These authors also contributed equally to this work.

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  • Published: July 11, 2011
  • DOI: 10.1371/journal.pone.0022069

Abstract

Virotherapy using oncolytic vaccinia virus strains is one of the most promising new strategies for cancer therapy. In this study, we analyzed for the first time the therapeutic efficacy of the oncolytic vaccinia virus GLV-1h68 in two human hepatocellular carcinoma cell lines HuH7 and PLC/PRF/5 (PLC) in cell culture and in tumor xenograft models. By viral proliferation assays and cell survival tests, we demonstrated that GLV-1h68 efficiently colonized, replicated in, and did lyse these cancer cells in culture. Experiments with HuH7 and PLC xenografts have revealed that a single intravenous injection (i.v.) of mice with GLV-1h68 resulted in a significant reduction of primary tumor sizes compared to uninjected controls. In addition, replication of GLV-1h68 in tumor cells led to strong inflammatory and oncolytic effects resulting in intense infiltration of MHC class II-positive cells like neutrophils, macrophages, B cells and dendritic cells and in up-regulation of 13 pro-inflammatory cytokines. Furthermore, GLV-1h68 infection of PLC tumors inhibited the formation of hemorrhagic structures which occur naturally in PLC tumors. Interestingly, we found a strongly reduced vascular density in infected PLC tumors only, but not in the non-hemorrhagic HuH7 tumor model. These data demonstrate that the GLV-1h68 vaccinia virus may have an enormous potential for treatment of human hepatocellular carcinoma in man.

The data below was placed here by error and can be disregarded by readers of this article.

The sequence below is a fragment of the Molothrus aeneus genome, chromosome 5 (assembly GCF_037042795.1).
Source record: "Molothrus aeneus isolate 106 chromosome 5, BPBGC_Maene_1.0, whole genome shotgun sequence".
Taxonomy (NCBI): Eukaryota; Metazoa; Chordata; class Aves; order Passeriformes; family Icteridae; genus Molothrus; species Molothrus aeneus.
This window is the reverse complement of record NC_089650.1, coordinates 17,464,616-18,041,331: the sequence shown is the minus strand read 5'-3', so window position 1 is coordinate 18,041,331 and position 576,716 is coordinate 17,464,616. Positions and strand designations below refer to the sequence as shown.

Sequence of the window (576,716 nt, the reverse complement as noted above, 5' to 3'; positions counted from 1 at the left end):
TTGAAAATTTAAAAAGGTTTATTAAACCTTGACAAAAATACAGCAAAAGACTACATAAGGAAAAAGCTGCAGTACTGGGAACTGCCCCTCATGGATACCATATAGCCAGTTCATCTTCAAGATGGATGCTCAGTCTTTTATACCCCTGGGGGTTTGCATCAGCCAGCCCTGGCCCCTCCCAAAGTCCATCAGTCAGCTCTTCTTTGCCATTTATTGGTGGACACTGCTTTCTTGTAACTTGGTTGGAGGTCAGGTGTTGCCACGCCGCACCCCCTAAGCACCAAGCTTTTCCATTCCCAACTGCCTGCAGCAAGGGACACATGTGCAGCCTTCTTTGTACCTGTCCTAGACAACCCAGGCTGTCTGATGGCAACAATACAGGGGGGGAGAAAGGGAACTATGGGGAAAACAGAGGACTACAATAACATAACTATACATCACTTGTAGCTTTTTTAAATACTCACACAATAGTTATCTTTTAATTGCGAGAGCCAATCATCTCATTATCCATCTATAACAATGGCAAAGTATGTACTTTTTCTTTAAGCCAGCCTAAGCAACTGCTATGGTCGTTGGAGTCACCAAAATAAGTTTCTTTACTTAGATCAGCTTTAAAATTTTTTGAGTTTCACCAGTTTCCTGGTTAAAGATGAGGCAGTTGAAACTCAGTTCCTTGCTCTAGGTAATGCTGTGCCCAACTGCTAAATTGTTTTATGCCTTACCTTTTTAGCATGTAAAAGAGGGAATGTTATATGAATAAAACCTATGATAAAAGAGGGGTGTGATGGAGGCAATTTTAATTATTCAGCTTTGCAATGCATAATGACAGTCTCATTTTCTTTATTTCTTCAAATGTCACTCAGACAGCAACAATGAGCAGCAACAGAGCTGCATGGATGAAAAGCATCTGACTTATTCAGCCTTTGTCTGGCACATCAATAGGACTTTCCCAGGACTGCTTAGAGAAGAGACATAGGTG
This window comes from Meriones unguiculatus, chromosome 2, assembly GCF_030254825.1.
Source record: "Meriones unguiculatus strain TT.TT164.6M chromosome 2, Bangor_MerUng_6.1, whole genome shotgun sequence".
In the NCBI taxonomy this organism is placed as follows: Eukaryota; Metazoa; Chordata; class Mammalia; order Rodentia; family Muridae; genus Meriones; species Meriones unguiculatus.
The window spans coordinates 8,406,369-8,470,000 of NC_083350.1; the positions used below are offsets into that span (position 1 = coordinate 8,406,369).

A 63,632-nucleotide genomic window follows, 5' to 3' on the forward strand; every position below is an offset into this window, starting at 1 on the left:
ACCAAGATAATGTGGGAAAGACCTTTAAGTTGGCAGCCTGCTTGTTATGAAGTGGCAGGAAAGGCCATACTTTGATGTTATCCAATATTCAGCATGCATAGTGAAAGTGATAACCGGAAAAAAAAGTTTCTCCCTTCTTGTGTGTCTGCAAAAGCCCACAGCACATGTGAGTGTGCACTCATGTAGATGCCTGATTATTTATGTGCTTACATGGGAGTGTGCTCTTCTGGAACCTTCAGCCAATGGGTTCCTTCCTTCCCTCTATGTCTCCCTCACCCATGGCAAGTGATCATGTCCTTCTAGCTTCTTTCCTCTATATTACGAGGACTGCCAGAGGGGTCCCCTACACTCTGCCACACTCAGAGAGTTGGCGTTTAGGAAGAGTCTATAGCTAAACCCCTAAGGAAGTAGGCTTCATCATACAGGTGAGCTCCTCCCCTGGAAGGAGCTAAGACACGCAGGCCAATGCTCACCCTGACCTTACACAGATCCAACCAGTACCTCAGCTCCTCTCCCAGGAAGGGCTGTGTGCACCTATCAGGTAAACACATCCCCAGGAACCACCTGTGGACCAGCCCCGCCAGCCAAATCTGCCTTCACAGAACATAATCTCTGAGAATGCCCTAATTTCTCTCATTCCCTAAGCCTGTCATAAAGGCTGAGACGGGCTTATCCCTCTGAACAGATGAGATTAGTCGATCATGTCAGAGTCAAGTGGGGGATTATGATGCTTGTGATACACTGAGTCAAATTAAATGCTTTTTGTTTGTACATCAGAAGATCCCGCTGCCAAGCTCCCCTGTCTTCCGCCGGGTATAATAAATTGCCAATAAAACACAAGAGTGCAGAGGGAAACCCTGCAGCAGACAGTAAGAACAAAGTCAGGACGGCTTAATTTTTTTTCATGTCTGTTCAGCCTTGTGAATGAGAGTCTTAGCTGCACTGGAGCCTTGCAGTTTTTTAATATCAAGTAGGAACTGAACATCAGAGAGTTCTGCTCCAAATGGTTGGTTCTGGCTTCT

Introduction

Hepatocellular carcinoma (HCC) is one of the most common malignancies worldwide [1], [2]. Despite progress in the diagnosis and treatment of HCC, overall patient treatment outcome has not substantially improved in the past. Therefore, the development of new therapies for HCC is a high priority. One of the most promising novel cancer therapies is oncolytic virotherapy. This method is based on the capacity of oncolytic viruses (OVs) to preferentially infect and lyse cancer cells. At the moment, several OV platforms (vaccinia virus, herpes simplex virus and reovirus) are in or entering Phase III clinical trials.

Here, we have investigated the therapeutic potential of the oncolytic vaccinia virus GLV-1h68 against HCC in preclinical studies. GLV-1h68 was derived from vaccinia virus Lister strain (LIVP) that contains an inactive thymidine kinase (tk) gene and shows inherently more tumor-selective replication than vaccinia virus WR strain [3], [4]. The virus strain GLV-1h68 was engineered by inserting 3 expression cassettes encoding a) Renilla luciferase-green fluorescent protein (Ruc-GFP) fusion protein into the F14.5L locus, b) ß-galactosidase into the thymidine kinase (tk) locus, and c) ß-glucuronidase into the hemagglutinin locus in the genome of the LIVP strain. The insertion resulted in highly attenuated virus strain compared to the wild-type parental strain [3].

We and others have already demonstrated tumor selectivity and efficacy of GLV-1h68 in many different tumor xenograft models, including human breast cancer [3], anaplastic thyroid carcinoma [5], [6], malignant pleural mesothelioma [7], pancreatic tumor [8], prostate carcinoma [9], squamous cell carcinoma [10], and canine breast cancer [11], [12]. In addition, Kelly et al. reported that GLV-1h68 virus could be used as a tool for detection of melanoma lymph node metastases in an immunocompetent animal model [13]. More recently, a GLV-1h68 derivative (GLV-1h99) that expresses the human norepinephrine transporter was shown to be useful for both therapy and deep-tissue imaging of tumors [14], [15].

Here, we describe that GLV-1h68 was able to infect, replicate in, and lyse human hepatocellular carcinoma cell lines HuH7 and PLC/PRF/5.